Northumberland Primary Care Network screening patients in trial that aims to reduce stroke risk

Patients at a group of Northumberland GP practices have been invited to take part in a trial that could reduce their risk of strokes and heart attacks.

Northumbria Primary Care has identified patients in some of their Northumberland practices who are over the age of 70 and at a higher risk of atrial fibrillation (AF) to take part.

Northumbria Primary Care, which is a wholly owned not-for-profit subsidiary of Northumbria Healthcare, manages ten practices across Northumberland and North Tyneside. In April 2022, five Northumberland practices came together to form their own Primary Care Network (PCN). Northumbria Primary Care’s Northumberland PCN has volunteered to take part in the nationwide trial.

The trial, called SAFER, is important as many people who have atrial fibrillation are not aware of it due to a lack of symptoms. The condition is more prevalent in people over the age of 70 and is linked to an increased risk of serious medical conditions like strokes, heart attacks and dementia, with roughly 10% of strokes occurring in those with undetected atrial fibrillation.

Once a diagnosis has been made, patients can be treated with blood thinning medication which will reduce the risk of serious medical problems.

However, it is not known whether the potential benefits of screening outweigh the potential harms, such as serious bleeding as a result of the blood thinning medication. Therefore, it is important to test screening in a trial where some participants will receive screening, while others do not.

Patients who are offered screening will provide a remote reading using a small hand-held ECG device four times a day over the course of three weeks. The device monitors a patient’s heart rhythm and transmits the data to the research team automatically.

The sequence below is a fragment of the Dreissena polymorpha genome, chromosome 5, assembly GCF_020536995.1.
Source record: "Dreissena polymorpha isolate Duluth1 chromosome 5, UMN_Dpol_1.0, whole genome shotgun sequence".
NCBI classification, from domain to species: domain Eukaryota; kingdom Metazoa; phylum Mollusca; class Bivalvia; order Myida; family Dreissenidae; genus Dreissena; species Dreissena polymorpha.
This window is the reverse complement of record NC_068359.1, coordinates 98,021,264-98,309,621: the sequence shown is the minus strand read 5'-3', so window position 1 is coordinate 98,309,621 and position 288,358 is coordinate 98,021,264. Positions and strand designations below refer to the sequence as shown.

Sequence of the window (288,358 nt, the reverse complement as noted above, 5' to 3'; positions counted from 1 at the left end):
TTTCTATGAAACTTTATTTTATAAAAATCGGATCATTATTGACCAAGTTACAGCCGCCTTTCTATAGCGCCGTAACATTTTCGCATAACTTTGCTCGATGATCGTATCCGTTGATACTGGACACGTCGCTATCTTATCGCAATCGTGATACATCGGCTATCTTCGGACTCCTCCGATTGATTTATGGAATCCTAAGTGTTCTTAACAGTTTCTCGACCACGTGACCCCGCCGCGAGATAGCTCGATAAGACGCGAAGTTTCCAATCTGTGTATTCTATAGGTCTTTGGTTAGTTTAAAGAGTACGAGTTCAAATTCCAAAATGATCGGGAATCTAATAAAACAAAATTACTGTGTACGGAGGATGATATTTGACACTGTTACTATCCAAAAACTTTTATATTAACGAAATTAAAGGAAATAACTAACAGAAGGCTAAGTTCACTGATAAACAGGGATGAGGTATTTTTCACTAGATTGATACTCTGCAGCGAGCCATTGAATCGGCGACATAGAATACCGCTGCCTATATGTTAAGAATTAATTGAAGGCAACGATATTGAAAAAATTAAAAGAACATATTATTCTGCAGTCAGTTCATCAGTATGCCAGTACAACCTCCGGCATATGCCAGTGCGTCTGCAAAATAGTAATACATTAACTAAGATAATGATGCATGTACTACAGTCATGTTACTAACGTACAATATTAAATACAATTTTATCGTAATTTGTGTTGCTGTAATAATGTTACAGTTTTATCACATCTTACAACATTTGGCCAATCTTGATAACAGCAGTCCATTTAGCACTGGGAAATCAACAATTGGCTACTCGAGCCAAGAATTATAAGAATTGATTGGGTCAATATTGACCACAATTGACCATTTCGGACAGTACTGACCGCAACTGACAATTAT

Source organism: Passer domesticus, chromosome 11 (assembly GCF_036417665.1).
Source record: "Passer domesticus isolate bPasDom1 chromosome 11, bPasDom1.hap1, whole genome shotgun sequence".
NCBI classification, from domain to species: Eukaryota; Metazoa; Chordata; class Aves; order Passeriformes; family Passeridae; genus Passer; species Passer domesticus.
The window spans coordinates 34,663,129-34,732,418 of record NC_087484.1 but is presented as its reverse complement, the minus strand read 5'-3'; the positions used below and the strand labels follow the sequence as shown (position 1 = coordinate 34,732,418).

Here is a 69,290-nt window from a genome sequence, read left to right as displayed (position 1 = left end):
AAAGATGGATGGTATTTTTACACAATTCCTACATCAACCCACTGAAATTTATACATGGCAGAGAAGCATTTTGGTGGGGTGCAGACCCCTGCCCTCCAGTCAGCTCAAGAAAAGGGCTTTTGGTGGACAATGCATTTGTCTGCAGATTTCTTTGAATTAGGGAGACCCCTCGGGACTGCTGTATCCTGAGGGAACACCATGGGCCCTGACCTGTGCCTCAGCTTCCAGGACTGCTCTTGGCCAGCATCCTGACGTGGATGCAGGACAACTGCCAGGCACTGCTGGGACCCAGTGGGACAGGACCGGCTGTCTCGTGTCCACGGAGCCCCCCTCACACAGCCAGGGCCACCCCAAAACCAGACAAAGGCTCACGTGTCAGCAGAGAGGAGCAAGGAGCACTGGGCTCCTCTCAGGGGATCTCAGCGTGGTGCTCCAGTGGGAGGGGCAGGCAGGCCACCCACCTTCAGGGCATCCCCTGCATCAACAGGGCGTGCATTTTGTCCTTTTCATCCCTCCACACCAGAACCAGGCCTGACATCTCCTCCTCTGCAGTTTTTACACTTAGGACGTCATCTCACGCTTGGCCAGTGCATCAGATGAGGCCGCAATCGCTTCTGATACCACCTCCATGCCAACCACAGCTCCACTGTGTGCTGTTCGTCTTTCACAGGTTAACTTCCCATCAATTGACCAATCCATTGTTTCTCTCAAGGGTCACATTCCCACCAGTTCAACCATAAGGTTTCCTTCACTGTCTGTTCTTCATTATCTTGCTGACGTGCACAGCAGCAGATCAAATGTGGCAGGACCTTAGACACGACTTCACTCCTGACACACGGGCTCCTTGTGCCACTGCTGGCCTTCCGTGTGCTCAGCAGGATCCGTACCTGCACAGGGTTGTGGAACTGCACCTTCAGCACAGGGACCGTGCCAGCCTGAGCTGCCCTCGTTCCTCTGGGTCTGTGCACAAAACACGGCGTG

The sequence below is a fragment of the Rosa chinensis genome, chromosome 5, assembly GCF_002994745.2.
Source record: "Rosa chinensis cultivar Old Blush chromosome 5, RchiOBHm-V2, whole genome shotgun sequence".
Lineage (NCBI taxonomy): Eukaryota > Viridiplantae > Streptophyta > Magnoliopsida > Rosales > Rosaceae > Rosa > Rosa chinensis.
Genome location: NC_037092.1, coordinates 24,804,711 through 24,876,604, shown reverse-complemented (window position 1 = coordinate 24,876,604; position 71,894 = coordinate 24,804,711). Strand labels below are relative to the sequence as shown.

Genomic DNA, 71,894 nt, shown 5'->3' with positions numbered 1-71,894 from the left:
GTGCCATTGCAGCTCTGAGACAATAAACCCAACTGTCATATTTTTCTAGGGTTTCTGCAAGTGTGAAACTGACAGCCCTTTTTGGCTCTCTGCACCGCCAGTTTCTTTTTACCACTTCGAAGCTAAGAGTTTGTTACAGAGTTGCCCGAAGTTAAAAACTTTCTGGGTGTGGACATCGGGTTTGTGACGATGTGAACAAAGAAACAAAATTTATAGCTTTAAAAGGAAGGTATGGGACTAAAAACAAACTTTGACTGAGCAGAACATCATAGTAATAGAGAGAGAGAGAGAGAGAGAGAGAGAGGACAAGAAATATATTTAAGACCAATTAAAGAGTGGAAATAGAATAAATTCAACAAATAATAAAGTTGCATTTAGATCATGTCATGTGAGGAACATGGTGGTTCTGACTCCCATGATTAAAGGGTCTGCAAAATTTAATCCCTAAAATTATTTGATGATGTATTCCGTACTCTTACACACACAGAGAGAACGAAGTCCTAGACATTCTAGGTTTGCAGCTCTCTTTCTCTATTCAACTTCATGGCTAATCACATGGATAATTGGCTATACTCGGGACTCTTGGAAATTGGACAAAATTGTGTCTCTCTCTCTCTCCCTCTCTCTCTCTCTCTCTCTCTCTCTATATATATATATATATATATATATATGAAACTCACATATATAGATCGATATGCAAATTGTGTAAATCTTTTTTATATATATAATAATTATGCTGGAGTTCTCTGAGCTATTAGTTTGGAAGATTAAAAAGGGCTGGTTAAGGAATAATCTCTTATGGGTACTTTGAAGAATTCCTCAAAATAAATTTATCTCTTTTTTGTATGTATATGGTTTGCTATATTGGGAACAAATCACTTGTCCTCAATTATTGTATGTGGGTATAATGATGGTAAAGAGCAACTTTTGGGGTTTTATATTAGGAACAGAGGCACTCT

Irregularities are flagged by an algorithm as being possible atrial fibrillation and are then reviewed by a cardiologist. By taking regular readings over a three-week period, Patients can give a more accurate picture of their heart health than through an isolated ECG.

The SAFER trial is funded by the National Institute for Health and Care Research (NIHR) and is operated by a team of researchers from the University of Cambridge.

Dr Justine Norman, associate medical director at Northumbria Primary Care, said:

“We’re really excited to participate in the SAFER trial. Not only are we able to contribute to a brilliant research project, but we’re also able to reduce patient risk by diagnosing them with atrial fibrillation before they experience a serious health condition.

“Screening will help us diagnose patients with atrial fibrillation sooner, meaning that we can treat them and reduce their risk of experiencing a serious medical condition. This trial has the potential to save lives and improve quality of life for some of our patients, allowing them to stay healthier for longer.”

Jonathan Mant, Professor of Primary Care Research and chief investigator on the SAFER trial, University of Cambridge said:

“We’re really optimistic about the huge impact this trial could have on reducing the risk of life-threatening medical conditions like strokes that some patients face. This trial wouldn’t be possible without organisations like Northumbria Primary Care and their patients facilitating it. Their cooperation will provide us with important data that will allow us to continue our research and improve the lives of people across the country.

“By determining whether or not screening for atrial fibrillation is worth doing, this trial will provide important information both for NHS policymakers, and also for individuals wondering whether or not to use commercially available devices that can detect atrial fibrillation”

Eligible patients will be contacted by their practice to participate in the trial if they match the inclusion criteria. Patients are not able to volunteer for this trial if they have not been contacted directly. 

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